“What did Lakeville spend for its new police station?” he asks. “Millions?”
Lakeville’s population is 14 times as big, but the answer, for the record: $15 million for 35,000 square feet.
A Baltimore police officer charged with manslaughter in the fatal shooting of a civilian last year said in court filings that the Police Department’s new policy of not releasing names of officers involved in shootings has “reignited” residents’ distrust of police and hurts his ability to receive a fair trial.
Officer Thomas Sanders, who is alleged to have shot an unarmed man in the back on Jan. 30, 2008, said in court filings that there “currently exists an extremely volatile climate in Baltimore City in which citizens of Baltimore do not trust the Baltimore Police Department.”
He said in the Feb. 4 court filing that the department’s policy of not naming officers involved in shootings unless internal investigations determine that they erred has worsened that climate and – because the department named him – implies that he is guilty.
He said that makes it difficult for him to obtain a fair jury trial in the city and asked for a change of venue, which prosecutors plan to oppose.
Police declined to comment on the motion, citing a policy against discussing pending litigation. Though the motion is filed by an attorney for the Fraternal Order of Police, the union’s president said yesterday that the group maintains support for restricting access to the names.
Baltimore police had routinely named officers involved in shootings for decades, but in January, the department adopted a new policy to restrict release of their identities. Police say their new policy is similar to those in New York and other major cities and is designed to prevent retaliation against officers.
Police Commissioner Frederick H. Bealefeld III and other department officials have said they will continue to name officers involved in shootings they find to be unjustified after an internal investigation. When questioned about the policy at a recent City Council hearing, Bealefeld referred to the Sanders case as proof that the department will name names in such instances.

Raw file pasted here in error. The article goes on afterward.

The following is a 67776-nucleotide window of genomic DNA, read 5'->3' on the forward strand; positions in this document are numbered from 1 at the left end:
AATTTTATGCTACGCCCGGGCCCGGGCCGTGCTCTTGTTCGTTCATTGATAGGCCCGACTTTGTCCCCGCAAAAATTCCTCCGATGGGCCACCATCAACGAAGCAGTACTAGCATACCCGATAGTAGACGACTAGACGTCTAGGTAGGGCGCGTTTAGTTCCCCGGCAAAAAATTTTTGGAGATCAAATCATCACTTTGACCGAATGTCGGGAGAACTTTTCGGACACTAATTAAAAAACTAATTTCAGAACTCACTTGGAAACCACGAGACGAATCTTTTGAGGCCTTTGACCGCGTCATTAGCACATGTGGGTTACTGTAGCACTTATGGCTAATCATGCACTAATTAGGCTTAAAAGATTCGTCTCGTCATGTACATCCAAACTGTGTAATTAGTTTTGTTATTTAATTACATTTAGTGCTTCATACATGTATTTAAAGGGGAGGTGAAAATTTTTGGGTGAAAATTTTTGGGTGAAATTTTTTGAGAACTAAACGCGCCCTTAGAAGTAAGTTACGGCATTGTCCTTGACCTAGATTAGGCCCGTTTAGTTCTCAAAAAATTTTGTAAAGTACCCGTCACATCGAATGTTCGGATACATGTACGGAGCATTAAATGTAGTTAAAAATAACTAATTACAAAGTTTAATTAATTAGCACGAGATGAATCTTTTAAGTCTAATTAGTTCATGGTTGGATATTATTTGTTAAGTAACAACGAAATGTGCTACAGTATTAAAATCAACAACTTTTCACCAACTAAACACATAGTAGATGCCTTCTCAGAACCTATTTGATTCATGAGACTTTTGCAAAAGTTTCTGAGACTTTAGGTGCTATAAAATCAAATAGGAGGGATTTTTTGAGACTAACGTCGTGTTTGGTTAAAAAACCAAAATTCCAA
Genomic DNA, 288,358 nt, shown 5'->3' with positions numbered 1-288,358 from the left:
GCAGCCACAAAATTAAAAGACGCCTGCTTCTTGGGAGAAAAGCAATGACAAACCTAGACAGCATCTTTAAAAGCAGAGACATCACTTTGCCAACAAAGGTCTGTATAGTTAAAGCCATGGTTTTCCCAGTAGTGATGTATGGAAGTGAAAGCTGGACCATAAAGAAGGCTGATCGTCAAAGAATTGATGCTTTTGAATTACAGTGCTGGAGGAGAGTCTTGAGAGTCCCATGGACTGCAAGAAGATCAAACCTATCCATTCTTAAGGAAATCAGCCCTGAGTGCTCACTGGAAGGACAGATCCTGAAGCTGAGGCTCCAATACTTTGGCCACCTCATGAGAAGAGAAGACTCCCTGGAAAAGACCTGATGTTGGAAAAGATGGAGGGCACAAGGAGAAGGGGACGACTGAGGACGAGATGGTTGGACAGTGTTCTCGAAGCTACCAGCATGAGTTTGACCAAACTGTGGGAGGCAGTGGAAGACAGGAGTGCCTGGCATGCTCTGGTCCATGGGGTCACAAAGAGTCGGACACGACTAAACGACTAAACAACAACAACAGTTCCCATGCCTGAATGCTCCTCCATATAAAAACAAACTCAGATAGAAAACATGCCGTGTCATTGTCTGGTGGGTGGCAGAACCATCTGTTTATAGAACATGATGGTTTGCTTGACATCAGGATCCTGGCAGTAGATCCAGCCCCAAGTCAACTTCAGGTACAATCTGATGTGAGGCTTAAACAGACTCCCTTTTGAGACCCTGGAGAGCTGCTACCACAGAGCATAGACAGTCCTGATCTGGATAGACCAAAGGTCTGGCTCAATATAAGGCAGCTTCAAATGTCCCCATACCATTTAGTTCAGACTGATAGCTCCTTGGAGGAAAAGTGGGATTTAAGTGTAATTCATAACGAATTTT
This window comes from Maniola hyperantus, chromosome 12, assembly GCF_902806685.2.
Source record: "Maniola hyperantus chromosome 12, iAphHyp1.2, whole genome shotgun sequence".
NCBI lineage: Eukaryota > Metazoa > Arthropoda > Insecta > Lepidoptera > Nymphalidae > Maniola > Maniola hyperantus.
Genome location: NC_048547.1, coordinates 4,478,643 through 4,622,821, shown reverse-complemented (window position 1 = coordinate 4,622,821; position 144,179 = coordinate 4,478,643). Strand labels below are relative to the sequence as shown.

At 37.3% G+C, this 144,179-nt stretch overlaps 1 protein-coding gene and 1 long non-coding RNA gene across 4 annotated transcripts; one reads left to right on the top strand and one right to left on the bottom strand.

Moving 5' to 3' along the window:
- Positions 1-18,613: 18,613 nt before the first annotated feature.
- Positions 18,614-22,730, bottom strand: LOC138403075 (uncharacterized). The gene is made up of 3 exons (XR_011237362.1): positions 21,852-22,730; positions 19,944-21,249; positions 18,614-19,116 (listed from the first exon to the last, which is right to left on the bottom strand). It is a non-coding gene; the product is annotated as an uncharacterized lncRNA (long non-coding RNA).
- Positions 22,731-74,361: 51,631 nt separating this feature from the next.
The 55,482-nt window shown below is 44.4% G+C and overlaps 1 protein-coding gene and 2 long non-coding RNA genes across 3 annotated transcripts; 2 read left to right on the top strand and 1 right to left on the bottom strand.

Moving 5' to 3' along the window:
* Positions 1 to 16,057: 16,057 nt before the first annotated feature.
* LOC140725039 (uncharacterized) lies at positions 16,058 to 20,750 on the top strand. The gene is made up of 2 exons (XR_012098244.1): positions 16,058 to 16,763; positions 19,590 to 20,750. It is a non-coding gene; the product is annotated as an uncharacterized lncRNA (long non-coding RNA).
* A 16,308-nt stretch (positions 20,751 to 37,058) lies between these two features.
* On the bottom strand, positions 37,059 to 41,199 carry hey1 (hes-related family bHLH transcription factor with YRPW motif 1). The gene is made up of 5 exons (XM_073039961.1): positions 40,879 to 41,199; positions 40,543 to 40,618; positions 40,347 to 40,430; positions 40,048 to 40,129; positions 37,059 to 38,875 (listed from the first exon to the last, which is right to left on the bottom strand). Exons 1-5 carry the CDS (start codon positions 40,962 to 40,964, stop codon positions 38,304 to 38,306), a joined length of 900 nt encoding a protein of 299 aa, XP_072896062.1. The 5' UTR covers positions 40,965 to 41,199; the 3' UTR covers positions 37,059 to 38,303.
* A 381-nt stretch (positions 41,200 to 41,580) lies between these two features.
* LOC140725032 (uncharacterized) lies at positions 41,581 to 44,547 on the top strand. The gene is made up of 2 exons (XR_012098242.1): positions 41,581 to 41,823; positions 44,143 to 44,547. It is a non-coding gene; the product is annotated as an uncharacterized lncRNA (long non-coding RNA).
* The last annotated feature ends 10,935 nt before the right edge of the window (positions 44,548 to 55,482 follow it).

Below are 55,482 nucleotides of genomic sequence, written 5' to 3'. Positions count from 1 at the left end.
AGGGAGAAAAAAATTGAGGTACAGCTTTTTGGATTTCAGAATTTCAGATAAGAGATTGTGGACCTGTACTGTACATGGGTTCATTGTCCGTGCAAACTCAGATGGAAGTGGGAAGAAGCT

He has cited Sanders’ indictment as showing that the department will rigorously investigate police-involved shootings and sanction officers when necessary.
The policy has come under fire from the Maryland branch of the American Civil Liberties Union, the NAACP and some local elected officials, who say it cloaks police activity behind a layer of secrecy and diminishes trust between the department and the community.
“The citizens of Baltimore are entitled to be able to make their own judgments about what the police are doing and how they’re doing it, and shouldn’t have to rely on the good graces of the city Police Department to keep them informed,” said David Rocah, a staff attorney with the ACLU.
“Let’s remember: The police work for us. They are not some independent entity to which we are beholden.”
The motion by Sanders came to light as details continued to emerge in Tuesday night’s fatal shooting of 61-year-old Joseph Forrest in East Baltimore by two police officers.
The Baltimore Sun has learned that one of the officers who shot Forrest had also allegedly been attacked by a second man, the victim’s nephew, Joseph Forrest Jr.
Police said the 45-year-old stepped on Officer Traci L. McKissick’s hand at the direction of his uncle in an attempt to disarm her. The younger Forrest was arrested at the scene and charged with assault and disarming a law enforcement officer. He remains jailed without bond.